The Legacy of Two Latin Music Greats Who Died This Week

Lead Photo: Art by Alan Lopez for Remezcla
Art by Alan Lopez for Remezcla
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John Jaider Fuentes, 42-year-old member of Los Gaiteros de San Jacinto, died suddenly and unexpectedly in Chile on Tuesday. 90-year-old saxophonist Ray Santos reportedly died on October 17 due to complications with congestive heart failure.

Messages of love and appreciation have trickled in for both respectable musicians following the news of their passing.

The Ministry of Culture in Colombia said Fuentes, along with the other members of the respected folklore cumbia ensemble, “have made our musical legacy resonate around the world… His maracas, gaita, and song will be a part of Colombian history for generations to come.”

He is survived by a group of people dedicated to preserving the sound and traditions of the Afro-Indigenous music they’ve played for decades. According to El Espectador, they released a statement in Spanish as well, saying “We lost not just one of us, but also a great friend, brother, husband, father, an exceptional being, who for many years accompanied us on the mission to take cumbia around the world.”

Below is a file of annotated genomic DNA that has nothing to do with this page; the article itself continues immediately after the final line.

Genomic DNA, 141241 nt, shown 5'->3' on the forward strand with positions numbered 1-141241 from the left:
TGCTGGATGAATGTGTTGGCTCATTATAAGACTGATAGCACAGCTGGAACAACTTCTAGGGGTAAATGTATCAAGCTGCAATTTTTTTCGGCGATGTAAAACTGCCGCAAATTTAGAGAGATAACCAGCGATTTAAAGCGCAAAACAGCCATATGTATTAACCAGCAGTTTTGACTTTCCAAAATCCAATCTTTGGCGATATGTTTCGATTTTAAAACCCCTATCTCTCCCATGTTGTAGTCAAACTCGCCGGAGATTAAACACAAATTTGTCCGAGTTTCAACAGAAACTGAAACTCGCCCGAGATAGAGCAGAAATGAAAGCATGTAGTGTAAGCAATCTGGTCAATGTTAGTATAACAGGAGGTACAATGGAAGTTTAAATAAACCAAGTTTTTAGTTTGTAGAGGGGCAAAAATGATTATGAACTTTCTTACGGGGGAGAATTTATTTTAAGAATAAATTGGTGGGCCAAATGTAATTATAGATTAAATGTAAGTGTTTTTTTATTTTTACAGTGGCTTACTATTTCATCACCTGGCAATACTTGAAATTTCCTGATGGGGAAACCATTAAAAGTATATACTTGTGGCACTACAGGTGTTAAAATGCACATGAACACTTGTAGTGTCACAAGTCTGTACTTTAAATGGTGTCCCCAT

Similarly, Santos – beloved jazz powerhouse known as “El Maestro,” who collaborated with the likes of Tito Puente, Eddie Palmieri, Celia Cruz, and Machito – was on a mission to take his strain of mambo and jazz around the world, and did so very successfully. Throughout his artistic lifetime, he won several Grammys, generously offered his talent to rising talent through his work as an arranger, conductor and even professor (teaching lucky industry hopefuls at City College of New York). The Puerto Rican legend, of course, performed around the world, but always brought his talents back home to New York.

Eddie Palmieri, who last worked with him in 2018, expressed his condolences as well.

The managing and artistic director of Jazz at Lincoln Center, Wynton Marsalis, told The New York Times that Santos “represented the quality, the insight and the dignity of a whole idiom, and by that idiom I don’t mean Afro-Latin music; I mean American music.”

Both will be greatly missed, and their impact on Latin music, and beyond, will not soon be forgotten.